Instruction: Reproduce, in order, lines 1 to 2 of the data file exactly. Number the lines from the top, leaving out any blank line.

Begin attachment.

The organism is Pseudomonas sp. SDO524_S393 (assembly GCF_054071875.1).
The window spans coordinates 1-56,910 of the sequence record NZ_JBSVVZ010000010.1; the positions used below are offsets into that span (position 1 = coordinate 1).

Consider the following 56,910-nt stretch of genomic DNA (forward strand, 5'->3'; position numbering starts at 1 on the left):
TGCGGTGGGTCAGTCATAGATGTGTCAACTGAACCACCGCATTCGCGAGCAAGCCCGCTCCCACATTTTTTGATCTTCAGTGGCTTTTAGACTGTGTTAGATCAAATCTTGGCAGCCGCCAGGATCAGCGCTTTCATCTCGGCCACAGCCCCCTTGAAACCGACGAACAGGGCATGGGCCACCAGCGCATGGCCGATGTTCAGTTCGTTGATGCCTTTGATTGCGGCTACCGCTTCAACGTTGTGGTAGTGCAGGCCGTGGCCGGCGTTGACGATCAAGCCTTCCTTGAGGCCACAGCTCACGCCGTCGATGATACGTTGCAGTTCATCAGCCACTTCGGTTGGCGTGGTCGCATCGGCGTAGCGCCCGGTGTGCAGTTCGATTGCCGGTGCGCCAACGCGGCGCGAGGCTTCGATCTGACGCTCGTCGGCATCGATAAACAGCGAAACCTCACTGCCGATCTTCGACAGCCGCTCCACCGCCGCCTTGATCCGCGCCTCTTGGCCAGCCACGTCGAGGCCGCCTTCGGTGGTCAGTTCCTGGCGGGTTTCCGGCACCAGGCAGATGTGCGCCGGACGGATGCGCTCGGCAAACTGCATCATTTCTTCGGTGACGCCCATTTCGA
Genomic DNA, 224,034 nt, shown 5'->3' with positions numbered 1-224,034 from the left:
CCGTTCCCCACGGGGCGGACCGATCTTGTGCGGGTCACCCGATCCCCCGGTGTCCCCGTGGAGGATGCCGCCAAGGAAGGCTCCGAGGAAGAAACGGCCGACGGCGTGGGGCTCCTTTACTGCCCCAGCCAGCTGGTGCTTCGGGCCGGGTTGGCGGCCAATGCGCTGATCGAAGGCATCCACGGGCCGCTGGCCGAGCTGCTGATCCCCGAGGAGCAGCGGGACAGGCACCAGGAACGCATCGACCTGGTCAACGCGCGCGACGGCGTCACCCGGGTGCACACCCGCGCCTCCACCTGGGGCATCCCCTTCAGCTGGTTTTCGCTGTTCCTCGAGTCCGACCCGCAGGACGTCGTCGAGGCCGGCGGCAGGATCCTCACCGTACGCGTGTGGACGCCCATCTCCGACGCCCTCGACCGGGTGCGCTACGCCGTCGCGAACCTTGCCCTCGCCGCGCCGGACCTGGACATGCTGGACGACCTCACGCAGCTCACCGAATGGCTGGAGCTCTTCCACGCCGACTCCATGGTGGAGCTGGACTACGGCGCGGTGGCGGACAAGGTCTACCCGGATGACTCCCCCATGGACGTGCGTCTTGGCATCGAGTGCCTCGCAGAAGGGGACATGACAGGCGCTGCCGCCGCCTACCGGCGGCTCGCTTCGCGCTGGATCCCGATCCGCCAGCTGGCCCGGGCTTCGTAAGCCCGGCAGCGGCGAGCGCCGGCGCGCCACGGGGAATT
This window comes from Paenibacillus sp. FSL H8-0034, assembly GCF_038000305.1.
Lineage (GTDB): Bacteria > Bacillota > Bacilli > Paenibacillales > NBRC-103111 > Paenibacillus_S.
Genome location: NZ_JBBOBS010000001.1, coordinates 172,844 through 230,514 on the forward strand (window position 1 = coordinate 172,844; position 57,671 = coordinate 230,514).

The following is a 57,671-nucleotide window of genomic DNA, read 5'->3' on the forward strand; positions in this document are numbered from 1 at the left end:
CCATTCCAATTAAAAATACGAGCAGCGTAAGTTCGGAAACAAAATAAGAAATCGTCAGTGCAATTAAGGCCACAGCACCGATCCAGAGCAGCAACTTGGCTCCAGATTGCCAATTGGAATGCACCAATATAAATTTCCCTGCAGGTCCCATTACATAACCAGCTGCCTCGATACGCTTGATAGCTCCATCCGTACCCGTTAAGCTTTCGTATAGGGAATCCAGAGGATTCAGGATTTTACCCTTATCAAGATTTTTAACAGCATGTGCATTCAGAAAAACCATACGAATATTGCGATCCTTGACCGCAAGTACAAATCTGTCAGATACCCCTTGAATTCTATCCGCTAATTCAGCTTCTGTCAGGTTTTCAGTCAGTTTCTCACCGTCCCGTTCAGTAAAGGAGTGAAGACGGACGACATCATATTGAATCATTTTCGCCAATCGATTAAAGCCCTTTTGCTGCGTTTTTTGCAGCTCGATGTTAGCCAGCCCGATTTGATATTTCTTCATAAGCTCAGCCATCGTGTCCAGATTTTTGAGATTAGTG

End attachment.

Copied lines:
The organism is Pseudomonas sp. SDO524_S393 (assembly GCF_054071875.1).
The window spans coordinates 1-56,910 of the sequence record NZ_JBSVVZ010000010.1; the positions used below are offsets into that span (position 1 = coordinate 1).